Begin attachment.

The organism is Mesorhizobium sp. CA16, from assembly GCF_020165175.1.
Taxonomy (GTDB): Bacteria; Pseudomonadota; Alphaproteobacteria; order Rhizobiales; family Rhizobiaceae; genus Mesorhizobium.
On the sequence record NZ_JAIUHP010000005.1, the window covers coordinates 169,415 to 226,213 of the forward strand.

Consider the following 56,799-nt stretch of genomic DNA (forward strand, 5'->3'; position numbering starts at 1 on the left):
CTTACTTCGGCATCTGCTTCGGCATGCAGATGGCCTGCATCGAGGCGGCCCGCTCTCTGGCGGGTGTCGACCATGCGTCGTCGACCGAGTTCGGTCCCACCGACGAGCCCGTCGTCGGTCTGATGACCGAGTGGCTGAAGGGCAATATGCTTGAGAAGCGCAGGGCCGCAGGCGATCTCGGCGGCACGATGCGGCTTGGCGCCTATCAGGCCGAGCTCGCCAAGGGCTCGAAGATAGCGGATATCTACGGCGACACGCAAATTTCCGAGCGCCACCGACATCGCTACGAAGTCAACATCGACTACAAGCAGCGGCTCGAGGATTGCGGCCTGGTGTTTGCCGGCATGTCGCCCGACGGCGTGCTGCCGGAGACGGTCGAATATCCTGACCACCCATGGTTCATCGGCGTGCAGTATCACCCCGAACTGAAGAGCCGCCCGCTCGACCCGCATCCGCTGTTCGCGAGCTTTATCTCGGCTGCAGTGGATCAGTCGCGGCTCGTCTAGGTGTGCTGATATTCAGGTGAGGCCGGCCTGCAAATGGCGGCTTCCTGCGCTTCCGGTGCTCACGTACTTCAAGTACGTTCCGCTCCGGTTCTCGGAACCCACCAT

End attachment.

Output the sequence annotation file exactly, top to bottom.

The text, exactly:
The organism is Mesorhizobium sp. CA16, from assembly GCF_020165175.1.
Taxonomy (GTDB): Bacteria; Pseudomonadota; Alphaproteobacteria; order Rhizobiales; family Rhizobiaceae; genus Mesorhizobium.
On the sequence record NZ_JAIUHP010000005.1, the window covers coordinates 169,415 to 226,213 of the forward strand.

Consider the following 56,799-nt stretch of genomic DNA (forward strand, 5'->3'; position numbering starts at 1 on the left):
CTTACTTCGGCATCTGCTTCGGCATGCAGATGGCCTGCATCGAGGCGGCCCGCTCTCTGGCGGGTGTCGACCATGCGTCGTCGACCGAGTTCGGTCCCACCGACGAGCCCGTCGTCGGTCTGATGACCGAGTGGCTGAAGGGCAATATGCTTGAGAAGCGCAGGGCCGCAGGCGATCTCGGCGGCACGATGCGGCTTGGCGCCTATCAGGCCGAGCTCGCCAAGGGCTCGAAGATAGCGGATATCTACGGCGACACGCAAATTTCCGAGCGCCACCGACATCGCTACGAAGTCAACATCGACTACAAGCAGCGGCTCGAGGATTGCGGCCTGGTGTTTGCCGGCATGTCGCCCGACGGCGTGCTGCCGGAGACGGTCGAATATCCTGACCACCCATGGTTCATCGGCGTGCAGTATCACCCCGAACTGAAGAGCCGCCCGCTCGACCCGCATCCGCTGTTCGCGAGCTTTATCTCGGCTGCAGTGGATCAGTCGCGGCTCGTCTAGGTGTGCTGATATTCAGGTGAGGCCGGCCTGCAAATGGCGGCTTCCTGCGCTTCCGGTGCTCACGTACTTCAAGTACGTTCCGCTCCGGTTCTCGGAACCCACCAT